We know that hope is important for our mental health. Americans, for example, hope for a cure for a deadly pandemic, or a better future for their children. Hope can be both tangible and amorphous. While many of us feel hopeless these days, recent polls indicate that Americans remain hopeful despite the polarization and division in our country. Psychologists say hope is a necessity for mental health.
Lifestyle is an important factor in predicting psychological health and fewer mental health challenges. Lifestyle choices such as non-smoking, physical activity, and regular social rhythms were found to significantly predict mental health. Interestingly, these lifestyle choices were also associated with improvements in mental health over a one-year period. But what are the most important predictors of healthy mental health? And how can we measure them?
While socioeconomic factors did not show a statistically significant relationship with high mental well-being, socioeconomic status was positively associated with high levels of mental health. Low income and unemployment were associated with reduced levels of happiness, while low levels of engagement in relational/recreative activities were positively related with mental health. And last but not least, relationships are important to mental health. These relationships should be explored in the next few years as they could help us build a better society.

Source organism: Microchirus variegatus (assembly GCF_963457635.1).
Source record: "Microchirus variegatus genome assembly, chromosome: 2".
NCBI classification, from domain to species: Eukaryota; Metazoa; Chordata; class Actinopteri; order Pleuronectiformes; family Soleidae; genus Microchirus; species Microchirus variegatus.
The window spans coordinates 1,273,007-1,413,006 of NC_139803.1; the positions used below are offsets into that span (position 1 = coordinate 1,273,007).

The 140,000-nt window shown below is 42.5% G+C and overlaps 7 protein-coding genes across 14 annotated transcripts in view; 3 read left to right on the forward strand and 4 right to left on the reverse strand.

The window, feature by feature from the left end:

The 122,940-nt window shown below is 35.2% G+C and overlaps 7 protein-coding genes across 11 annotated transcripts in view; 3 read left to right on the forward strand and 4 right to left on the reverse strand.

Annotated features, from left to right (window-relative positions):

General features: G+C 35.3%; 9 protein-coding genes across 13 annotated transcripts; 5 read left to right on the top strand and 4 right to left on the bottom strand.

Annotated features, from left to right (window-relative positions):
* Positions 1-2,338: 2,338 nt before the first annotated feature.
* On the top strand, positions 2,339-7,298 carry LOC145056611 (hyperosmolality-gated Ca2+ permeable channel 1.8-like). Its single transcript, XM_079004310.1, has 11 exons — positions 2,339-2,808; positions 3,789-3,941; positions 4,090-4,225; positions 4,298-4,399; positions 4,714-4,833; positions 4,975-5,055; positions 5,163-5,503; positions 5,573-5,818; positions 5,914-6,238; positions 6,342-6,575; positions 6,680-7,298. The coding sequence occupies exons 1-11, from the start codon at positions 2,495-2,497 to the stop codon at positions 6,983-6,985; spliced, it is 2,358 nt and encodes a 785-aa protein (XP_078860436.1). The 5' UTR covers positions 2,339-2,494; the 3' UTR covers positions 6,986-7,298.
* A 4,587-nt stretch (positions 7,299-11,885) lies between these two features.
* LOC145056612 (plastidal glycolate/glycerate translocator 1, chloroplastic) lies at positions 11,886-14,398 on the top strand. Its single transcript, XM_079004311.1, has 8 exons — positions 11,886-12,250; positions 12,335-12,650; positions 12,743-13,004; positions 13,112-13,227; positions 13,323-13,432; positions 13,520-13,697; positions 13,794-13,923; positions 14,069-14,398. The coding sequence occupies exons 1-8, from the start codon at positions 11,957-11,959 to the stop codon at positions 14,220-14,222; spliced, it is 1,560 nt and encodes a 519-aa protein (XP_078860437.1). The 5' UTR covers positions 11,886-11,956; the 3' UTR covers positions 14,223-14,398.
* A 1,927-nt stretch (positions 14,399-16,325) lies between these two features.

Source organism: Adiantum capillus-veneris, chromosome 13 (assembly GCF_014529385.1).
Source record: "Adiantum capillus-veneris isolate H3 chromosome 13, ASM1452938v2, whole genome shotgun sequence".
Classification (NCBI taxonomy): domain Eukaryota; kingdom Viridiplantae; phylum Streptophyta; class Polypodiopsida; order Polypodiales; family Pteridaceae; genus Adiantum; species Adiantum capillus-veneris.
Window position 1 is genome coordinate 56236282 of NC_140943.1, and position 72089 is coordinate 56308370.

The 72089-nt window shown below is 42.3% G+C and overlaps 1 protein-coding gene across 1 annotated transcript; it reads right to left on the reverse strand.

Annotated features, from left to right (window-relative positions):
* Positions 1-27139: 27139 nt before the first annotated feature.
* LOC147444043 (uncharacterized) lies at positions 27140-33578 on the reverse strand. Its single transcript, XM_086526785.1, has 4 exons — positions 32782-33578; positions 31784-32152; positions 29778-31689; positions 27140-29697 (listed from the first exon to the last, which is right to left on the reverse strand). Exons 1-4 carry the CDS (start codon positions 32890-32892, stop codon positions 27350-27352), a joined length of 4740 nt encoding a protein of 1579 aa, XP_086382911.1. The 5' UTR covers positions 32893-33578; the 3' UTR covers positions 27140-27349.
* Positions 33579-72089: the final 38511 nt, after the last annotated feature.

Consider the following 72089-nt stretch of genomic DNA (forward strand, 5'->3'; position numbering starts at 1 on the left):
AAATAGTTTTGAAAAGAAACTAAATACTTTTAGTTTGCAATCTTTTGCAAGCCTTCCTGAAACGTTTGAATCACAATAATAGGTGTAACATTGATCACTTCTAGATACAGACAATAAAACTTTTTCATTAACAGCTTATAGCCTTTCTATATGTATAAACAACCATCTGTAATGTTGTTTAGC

Various lifestyle factors are associated with depression. Physical activity, diet, and sleep quality have been associated with lower depressive symptoms. However, the relationship between these lifestyle factors and mental health is still unclear. Therefore, lifestyle interventions that target all of these factors are necessary. Not only do these behaviors increase one’s well-being, but they also help to prevent the onset of depression. They are also effective at preventing depression in young adults.